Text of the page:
# Does a "commutative" asymmetric system exist?

Completely crypto noob here.

I'm looking for a cryptosystem made of a func f + key1 + key2 such that they satisfy:

• g(f(msg, key1),key2)=msg
• g(f(msg, key2),key1)=msg
• key1 != key2

Does such a cryptosystem exist?

Ideally I'd like f and g, to be the same function, but I'm ok if they are different.

It is ok if it's not Fort Knox secure, I want it to play with my nephews but I don't mind going hardcore :)

• Normally commutative encryption means that you can decrypt in either order if you encrypt, not that encrypting with one key is equivalent to encrypting with another. Could you clarify what you really mean? Your current equations are fulfilled by e.g. textbook RSA encryption (key1 is the private and key2 the public key), but for real commutative encryption I would look into ElGamal.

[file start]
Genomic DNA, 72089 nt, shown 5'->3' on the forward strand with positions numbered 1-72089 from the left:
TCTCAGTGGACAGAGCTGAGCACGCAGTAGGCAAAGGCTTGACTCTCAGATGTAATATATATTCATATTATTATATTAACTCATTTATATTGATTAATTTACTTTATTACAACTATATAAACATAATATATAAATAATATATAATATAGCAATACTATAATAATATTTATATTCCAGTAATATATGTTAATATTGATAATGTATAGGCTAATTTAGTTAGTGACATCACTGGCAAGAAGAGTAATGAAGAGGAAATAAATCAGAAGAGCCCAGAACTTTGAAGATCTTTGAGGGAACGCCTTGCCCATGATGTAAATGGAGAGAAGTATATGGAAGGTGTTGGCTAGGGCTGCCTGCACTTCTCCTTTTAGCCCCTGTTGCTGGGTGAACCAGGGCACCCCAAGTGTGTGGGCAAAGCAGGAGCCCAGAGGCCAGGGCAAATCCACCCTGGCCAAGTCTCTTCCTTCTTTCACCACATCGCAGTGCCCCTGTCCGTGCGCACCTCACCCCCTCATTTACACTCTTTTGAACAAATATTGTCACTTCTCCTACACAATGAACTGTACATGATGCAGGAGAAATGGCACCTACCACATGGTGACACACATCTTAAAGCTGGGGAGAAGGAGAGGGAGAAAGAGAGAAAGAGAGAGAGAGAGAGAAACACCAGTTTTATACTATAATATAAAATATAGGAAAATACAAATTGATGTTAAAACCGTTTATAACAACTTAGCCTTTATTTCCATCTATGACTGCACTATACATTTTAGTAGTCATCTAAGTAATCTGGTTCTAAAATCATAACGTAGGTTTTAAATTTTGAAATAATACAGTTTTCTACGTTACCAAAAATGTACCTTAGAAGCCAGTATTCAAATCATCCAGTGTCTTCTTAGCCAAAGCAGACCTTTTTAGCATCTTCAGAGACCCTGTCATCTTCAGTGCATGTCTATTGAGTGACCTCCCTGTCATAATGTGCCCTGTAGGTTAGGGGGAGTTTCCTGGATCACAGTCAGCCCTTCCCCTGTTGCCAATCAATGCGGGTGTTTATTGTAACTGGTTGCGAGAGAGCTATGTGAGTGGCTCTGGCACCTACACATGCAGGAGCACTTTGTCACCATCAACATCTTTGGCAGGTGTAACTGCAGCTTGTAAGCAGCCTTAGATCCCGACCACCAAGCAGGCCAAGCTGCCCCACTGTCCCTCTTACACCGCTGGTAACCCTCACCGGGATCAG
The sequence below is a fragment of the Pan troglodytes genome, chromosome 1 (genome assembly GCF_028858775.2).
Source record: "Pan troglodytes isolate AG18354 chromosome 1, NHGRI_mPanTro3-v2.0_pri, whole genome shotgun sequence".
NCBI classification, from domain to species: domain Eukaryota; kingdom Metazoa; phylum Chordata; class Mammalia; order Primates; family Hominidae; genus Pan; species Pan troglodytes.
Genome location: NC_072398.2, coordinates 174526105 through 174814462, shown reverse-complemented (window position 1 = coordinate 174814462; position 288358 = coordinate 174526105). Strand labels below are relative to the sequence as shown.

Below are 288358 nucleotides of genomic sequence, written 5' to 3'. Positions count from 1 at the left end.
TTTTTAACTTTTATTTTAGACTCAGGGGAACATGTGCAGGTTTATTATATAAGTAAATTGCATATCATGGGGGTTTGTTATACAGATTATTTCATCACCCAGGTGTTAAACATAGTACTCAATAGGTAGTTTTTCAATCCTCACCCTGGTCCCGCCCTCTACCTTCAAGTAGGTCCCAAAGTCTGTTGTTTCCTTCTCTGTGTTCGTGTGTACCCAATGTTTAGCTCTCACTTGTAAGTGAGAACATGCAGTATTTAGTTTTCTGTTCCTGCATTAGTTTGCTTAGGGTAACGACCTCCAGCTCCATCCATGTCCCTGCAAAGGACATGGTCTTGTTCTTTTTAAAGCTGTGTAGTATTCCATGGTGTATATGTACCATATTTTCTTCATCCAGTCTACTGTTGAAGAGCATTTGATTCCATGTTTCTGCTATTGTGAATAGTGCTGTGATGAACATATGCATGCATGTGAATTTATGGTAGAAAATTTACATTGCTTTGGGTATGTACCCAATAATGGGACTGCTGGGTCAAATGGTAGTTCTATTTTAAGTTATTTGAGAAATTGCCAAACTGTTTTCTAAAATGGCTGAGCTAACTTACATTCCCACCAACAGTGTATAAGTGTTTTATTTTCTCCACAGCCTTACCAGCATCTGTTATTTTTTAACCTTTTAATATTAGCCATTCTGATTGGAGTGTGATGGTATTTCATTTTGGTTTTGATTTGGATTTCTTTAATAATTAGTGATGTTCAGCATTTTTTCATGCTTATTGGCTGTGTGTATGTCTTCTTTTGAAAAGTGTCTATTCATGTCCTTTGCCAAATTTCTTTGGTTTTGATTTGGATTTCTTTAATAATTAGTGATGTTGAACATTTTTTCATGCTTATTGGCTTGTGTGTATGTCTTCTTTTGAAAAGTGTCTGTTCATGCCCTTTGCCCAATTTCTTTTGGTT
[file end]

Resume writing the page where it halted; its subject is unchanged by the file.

– otus
Jan 11, 2016 at 19:31
• That's why I asked about a "commutative" :) What I want to be commutative are the keys. Such if I encrypt with key1, I can only decrypt with key2; AND if I encrypt with key2, I can only decrypt with key1.
– Yolo
Jan 11, 2016 at 19:51
• This question may be interesting for you as the scheme proposed there would satisfy your needs as far as I can tell. Jan 11, 2016 at 20:29

RSA with random exponents would fulfill your key-swapping requirement. I.e. RSA where you generate one exponent randomly and then compute the other from it normally, with neither exponent made public. The operation to encrypt and decrypt is the same (modular exponentiation).

The security of this scheme, or some uses of it is considered in the (currently unanswered) question: Could this "symmetric RSA" scheme provide key compromise resistant communications?

Since you say you do not need it to be extremely secure, it should fit your bill regardless.